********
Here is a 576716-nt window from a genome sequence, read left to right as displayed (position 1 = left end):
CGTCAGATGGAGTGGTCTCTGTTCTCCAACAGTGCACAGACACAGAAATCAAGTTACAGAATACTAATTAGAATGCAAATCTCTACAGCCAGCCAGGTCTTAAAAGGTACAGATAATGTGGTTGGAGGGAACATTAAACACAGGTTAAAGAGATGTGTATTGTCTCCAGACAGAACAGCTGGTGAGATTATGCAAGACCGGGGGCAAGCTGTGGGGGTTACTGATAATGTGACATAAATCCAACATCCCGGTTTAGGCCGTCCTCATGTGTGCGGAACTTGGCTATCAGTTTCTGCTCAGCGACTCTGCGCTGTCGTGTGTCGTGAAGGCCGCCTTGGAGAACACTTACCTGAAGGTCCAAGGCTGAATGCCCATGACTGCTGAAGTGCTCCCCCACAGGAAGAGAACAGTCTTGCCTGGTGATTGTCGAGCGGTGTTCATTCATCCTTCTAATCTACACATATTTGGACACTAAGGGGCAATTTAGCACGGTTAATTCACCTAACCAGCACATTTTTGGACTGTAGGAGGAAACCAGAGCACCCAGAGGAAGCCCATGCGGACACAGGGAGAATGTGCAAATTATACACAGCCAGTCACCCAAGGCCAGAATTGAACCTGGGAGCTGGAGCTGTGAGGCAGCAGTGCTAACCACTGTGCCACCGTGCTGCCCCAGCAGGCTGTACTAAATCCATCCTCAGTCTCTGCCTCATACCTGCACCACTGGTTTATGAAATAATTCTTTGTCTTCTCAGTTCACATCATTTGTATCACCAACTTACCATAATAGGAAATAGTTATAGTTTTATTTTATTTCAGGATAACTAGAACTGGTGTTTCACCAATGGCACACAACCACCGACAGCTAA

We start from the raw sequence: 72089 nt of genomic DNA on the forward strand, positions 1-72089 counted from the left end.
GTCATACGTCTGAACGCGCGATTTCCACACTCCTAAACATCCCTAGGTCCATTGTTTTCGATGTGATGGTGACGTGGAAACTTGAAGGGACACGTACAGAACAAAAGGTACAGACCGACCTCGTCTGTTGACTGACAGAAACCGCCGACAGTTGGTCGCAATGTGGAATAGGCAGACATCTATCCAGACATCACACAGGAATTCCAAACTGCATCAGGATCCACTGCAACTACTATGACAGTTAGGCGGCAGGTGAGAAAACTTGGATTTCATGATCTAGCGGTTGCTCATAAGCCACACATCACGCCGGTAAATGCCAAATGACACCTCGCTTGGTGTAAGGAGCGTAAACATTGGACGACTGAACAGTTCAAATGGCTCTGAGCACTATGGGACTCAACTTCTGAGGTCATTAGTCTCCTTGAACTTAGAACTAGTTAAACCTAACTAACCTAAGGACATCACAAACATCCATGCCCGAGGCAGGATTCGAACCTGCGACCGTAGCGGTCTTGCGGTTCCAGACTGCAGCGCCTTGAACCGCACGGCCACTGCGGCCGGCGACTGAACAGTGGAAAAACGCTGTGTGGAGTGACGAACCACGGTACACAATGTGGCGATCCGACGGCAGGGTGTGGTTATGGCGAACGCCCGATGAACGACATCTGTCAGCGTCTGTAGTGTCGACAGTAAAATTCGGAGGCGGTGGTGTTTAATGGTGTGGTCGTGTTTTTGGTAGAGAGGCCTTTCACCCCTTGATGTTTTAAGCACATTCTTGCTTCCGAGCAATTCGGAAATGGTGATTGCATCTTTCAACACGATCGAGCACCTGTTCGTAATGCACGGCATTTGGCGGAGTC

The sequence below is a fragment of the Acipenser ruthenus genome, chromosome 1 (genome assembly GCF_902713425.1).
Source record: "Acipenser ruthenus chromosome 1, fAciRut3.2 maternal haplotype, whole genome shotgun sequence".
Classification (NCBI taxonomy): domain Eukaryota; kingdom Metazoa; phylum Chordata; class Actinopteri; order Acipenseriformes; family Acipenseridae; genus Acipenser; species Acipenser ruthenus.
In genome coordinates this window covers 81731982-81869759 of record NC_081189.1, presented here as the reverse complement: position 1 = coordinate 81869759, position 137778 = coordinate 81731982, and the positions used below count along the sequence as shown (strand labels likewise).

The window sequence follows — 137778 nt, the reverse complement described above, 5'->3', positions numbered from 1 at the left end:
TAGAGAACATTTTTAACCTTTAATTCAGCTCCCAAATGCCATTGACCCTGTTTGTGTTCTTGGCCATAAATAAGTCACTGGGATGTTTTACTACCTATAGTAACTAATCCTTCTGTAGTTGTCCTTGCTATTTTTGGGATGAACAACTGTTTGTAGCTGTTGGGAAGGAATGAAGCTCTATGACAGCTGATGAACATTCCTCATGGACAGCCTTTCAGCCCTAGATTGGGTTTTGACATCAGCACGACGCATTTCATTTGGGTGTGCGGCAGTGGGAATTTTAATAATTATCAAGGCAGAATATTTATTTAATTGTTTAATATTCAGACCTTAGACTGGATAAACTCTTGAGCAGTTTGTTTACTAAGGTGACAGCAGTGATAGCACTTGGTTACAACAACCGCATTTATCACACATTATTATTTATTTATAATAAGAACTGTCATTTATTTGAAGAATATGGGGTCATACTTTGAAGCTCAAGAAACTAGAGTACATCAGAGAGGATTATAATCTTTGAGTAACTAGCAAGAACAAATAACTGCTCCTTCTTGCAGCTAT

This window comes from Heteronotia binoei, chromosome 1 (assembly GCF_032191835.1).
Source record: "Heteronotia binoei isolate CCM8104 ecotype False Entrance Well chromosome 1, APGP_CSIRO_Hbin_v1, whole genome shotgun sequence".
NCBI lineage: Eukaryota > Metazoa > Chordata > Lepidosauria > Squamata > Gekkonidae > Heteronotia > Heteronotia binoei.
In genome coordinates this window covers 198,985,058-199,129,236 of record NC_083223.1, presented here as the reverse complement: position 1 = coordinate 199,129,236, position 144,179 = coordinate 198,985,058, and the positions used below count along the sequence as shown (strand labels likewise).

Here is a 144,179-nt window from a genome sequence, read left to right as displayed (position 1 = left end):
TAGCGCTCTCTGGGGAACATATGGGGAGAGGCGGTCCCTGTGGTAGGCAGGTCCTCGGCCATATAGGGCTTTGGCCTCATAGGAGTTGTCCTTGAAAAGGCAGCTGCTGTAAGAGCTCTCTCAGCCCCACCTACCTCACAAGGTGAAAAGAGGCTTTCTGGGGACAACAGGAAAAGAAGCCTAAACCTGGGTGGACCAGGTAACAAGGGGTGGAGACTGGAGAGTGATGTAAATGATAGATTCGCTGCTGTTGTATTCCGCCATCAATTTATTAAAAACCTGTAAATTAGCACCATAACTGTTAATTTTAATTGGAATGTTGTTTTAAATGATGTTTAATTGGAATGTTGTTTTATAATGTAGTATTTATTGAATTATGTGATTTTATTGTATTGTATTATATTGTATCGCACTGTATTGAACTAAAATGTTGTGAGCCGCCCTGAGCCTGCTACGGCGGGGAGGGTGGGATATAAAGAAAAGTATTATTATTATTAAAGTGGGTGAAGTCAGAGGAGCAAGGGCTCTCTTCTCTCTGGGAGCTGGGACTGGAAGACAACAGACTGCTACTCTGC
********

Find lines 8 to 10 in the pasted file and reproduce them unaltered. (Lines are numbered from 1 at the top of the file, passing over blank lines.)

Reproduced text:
In genome coordinates this window covers 81731982-81869759 of record NC_081189.1, presented here as the reverse complement: position 1 = coordinate 81869759, position 137778 = coordinate 81731982, and the positions used below count along the sequence as shown (strand labels likewise).

The window sequence follows — 137778 nt, the reverse complement described above, 5'->3', positions numbered from 1 at the left end:
TAGAGAACATTTTTAACCTTTAATTCAGCTCCCAAATGCCATTGACCCTGTTTGTGTTCTTGGCCATAAATAAGTCACTGGGATGTTTTACTACCTATAGTAACTAATCCTTCTGTAGTTGTCCTTGCTATTTTTGGGATGAACAACTGTTTGTAGCTGTTGGGAAGGAATGAAGCTCTATGACAGCTGATGAACATTCCTCATGGACAGCCTTTCAGCCCTAGATTGGGTTTTGACATCAGCACGACGCATTTCATTTGGGTGTGCGGCAGTGGGAATTTTAATAATTATCAAGGCAGAATATTTATTTAATTGTTTAATATTCAGACCTTAGACTGGATAAACTCTTGAGCAGTTTGTTTACTAAGGTGACAGCAGTGATAGCACTTGGTTACAACAACCGCATTTATCACACATTATTATTTATTTATAATAAGAACTGTCATTTATTTGAAGAATATGGGGTCATACTTTGAAGCTCAAGAAACTAGAGTACATCAGAGAGGATTATAATCTTTGAGTAACTAGCAAGAACAAATAACTGCTCCTTCTTGCAGCTAT